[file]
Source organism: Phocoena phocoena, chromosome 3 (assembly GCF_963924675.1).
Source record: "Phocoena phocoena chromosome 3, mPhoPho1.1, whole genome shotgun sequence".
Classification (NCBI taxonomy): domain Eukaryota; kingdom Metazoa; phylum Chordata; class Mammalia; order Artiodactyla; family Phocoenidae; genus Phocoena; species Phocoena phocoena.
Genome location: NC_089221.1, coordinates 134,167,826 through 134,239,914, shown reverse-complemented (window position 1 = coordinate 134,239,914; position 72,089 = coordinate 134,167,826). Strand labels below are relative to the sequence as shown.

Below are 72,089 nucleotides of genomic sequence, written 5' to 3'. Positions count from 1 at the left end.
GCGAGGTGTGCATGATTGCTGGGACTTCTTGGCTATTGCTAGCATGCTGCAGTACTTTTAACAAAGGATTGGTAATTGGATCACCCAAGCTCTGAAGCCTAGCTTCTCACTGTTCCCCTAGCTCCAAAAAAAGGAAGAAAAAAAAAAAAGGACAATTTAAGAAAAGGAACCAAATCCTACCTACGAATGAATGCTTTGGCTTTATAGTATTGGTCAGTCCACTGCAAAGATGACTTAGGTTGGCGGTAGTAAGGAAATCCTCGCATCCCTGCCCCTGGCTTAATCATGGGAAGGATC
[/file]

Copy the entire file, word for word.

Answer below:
Source organism: Phocoena phocoena, chromosome 3 (assembly GCF_963924675.1).
Source record: "Phocoena phocoena chromosome 3, mPhoPho1.1, whole genome shotgun sequence".
Classification (NCBI taxonomy): domain Eukaryota; kingdom Metazoa; phylum Chordata; class Mammalia; order Artiodactyla; family Phocoenidae; genus Phocoena; species Phocoena phocoena.
Genome location: NC_089221.1, coordinates 134,167,826 through 134,239,914, shown reverse-complemented (window position 1 = coordinate 134,239,914; position 72,089 = coordinate 134,167,826). Strand labels below are relative to the sequence as shown.

Below are 72,089 nucleotides of genomic sequence, written 5' to 3'. Positions count from 1 at the left end.
GCGAGGTGTGCATGATTGCTGGGACTTCTTGGCTATTGCTAGCATGCTGCAGTACTTTTAACAAAGGATTGGTAATTGGATCACCCAAGCTCTGAAGCCTAGCTTCTCACTGTTCCCCTAGCTCCAAAAAAAGGAAGAAAAAAAAAAAAGGACAATTTAAGAAAAGGAACCAAATCCTACCTACGAATGAATGCTTTGGCTTTATAGTATTGGTCAGTCCACTGCAAAGATGACTTAGGTTGGCGGTAGTAAGGAAATCCTCGCATCCCTGCCCCTGGCTTAATCATGGGAAGGATC